households because electric lights attract mosquitoes whereas smoke from kerosene lamps and
biomass fuels repels mosquitoes. In summary, community people perceived the occurrence and
distribution of mosquitoes in their mountain regions to be a recent event which coincided with
development and environmental changes including pronounced temperature increases in the
latest decade. These reported perceptions are consistent with entomological findings [25,44].
Key publications of our international collaborative study:
1. Dhimal M, Ahrens B, Kuch U (2015) Climate change and spatiotemporal
distribution of vector-borne diseases in Nepal - a systematic review of literature.
PLoS ONE, 10(6):e0129869. doi:10.1371/journal.pone.0129869
2. Dhimal M, Gautam I, Joshi HD, O’Hara RB, Ahrens B, Kuch U (2015) Risk factors
for the presence of chikungunya and dengue virus vectors (Aedes aegypti and Aedes
albopictus), their altitudinal distribution and climatic determinants of their abundance
in central Nepal. PLoS Neglected Tropical Diseases, 9(3):e0003545.
3. Dhimal M, Ahrens B, Kuch U (2014) Species composition, seasonal occurrence, habitat
preference and altitudinal distribution of malaria and other disease vectors in eastern
Nepal. Parasites and Vectors, 7:540. doi:10.1186/s13071-014-0540-4
4. Dhimal M, O’Hara RB, Karki RC, Thakur GD, Kuch U, Ahrens B (2014)
Spatiotemporal distribution of malaria and its association with climatic factors and
vector control interventions in two high-risk districts of Nepal. Malaria Journal, 13:457.
5. Dhimal M, Ahrens B, Kuch U (2014) Altitudinal shift of malaria vectors and malaria
elimination in Nepal. Malaria Journal, 13 (Suppl.):P26. doi:10.1186/1475-2875-13-S1-
6. Dhimal M, Ahrens B, Kuch U (2014) Malaria control in Nepal 1963-2012: challenges
on the path towards elimination. Malaria Journal, 13:241. doi:10.1186/1475-2875-13-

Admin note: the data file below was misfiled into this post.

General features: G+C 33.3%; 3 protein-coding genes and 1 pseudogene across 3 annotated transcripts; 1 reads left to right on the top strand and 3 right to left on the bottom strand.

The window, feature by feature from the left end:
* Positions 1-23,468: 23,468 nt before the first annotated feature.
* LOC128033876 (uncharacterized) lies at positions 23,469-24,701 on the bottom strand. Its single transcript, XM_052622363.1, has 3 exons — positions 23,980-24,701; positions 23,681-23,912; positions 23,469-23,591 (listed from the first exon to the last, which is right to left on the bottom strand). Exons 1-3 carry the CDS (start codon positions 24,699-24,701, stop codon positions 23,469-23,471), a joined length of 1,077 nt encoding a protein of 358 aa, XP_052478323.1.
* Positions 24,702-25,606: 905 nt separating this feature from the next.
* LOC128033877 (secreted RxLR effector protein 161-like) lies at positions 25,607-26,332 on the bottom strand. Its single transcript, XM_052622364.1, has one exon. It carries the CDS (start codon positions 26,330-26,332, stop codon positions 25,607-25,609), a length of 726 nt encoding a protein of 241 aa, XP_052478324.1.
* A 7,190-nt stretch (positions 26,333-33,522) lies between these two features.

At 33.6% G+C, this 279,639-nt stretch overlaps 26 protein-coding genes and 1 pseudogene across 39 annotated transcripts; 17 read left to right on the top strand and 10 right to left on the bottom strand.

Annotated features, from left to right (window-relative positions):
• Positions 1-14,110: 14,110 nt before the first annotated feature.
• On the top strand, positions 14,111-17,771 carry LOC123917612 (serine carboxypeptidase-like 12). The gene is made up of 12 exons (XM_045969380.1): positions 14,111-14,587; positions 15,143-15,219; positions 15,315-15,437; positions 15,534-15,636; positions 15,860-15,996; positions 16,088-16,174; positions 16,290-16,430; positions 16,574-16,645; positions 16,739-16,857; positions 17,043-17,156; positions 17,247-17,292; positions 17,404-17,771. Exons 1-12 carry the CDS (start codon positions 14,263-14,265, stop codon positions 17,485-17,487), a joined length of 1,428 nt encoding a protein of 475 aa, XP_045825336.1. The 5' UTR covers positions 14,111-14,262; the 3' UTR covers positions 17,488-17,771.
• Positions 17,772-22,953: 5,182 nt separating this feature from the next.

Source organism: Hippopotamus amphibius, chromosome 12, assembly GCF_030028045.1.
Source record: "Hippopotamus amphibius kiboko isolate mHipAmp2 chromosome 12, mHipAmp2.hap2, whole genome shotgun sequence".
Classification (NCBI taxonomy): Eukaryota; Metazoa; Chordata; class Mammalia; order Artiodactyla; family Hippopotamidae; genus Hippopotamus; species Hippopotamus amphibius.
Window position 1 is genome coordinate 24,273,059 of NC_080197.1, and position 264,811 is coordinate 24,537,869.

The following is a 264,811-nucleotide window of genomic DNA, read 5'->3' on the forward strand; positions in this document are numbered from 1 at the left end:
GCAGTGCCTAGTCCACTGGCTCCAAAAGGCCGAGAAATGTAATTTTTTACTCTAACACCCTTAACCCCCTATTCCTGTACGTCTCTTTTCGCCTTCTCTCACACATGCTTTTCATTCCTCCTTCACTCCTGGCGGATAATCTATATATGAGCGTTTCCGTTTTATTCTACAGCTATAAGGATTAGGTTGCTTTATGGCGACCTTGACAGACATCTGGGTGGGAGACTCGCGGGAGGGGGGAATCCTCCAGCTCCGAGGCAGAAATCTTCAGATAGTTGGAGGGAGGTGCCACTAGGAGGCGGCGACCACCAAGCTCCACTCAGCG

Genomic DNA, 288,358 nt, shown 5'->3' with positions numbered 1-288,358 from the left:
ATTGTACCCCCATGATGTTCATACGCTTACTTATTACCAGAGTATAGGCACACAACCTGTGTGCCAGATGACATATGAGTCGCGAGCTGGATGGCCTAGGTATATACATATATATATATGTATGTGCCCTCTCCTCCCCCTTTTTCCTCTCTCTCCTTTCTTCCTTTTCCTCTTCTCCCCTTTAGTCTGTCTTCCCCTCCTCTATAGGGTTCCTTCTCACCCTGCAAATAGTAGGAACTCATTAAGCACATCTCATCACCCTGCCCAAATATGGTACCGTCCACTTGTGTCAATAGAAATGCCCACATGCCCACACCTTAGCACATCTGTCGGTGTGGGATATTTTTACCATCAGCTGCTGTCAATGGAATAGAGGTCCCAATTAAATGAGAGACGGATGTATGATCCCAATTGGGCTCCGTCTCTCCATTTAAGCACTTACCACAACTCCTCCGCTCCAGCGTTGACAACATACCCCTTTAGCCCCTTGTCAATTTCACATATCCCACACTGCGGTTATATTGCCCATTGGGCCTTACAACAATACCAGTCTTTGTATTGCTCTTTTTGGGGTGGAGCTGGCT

7. Dhimal M, Gautam I, Kreß A, Müller R, Kuch U (2014) Spatio-temporal distribution of
dengue and lymphatic filariasis vectors along an altitudinal transect in central Nepal.
PLoS Neglected Tropical Diseases, 8(7):e3035. doi:10.1371/journal.pntd.0003035
8. Dhimal M Aryal KK, Lamichhane Dhimal M, Gautam I, Singh SP, Bhusal CL, Kuch
U (2014) Knowledge, attitude and practice regarding dengue fever among the healthy
population of highland and lowland communities in central Nepal. PLoS ONE,
The available data indicate that the warming trend of the HKH region is more pronounced than
that of other parts of the world [2,24]. Climate change, alongside landscape change and
population dynamics is resulting in dramatic environmental changes in the HKH region . This
drives a shift of disease vectors and disease transmission from tropical regions into temperate
regions and highlands, as has been predicted for both observed and future climate change
scenarios [45-48]. It has also been reported that the increasing movement of people and imported
cases of infection, in the presence of appropriate weather conditions, can initiate epidemics of
VBDs [49,50]. Hence, these factors along with the documented establishment of relevant vectors
at altitudes of at least 2,000 m above sea level can intensify the risk of VBD epidemics in the
fragile and previously non-endemic areas of HKH region and its vulnerable populations. The
wide distribution of important disease vectors in regions that had previously been considered to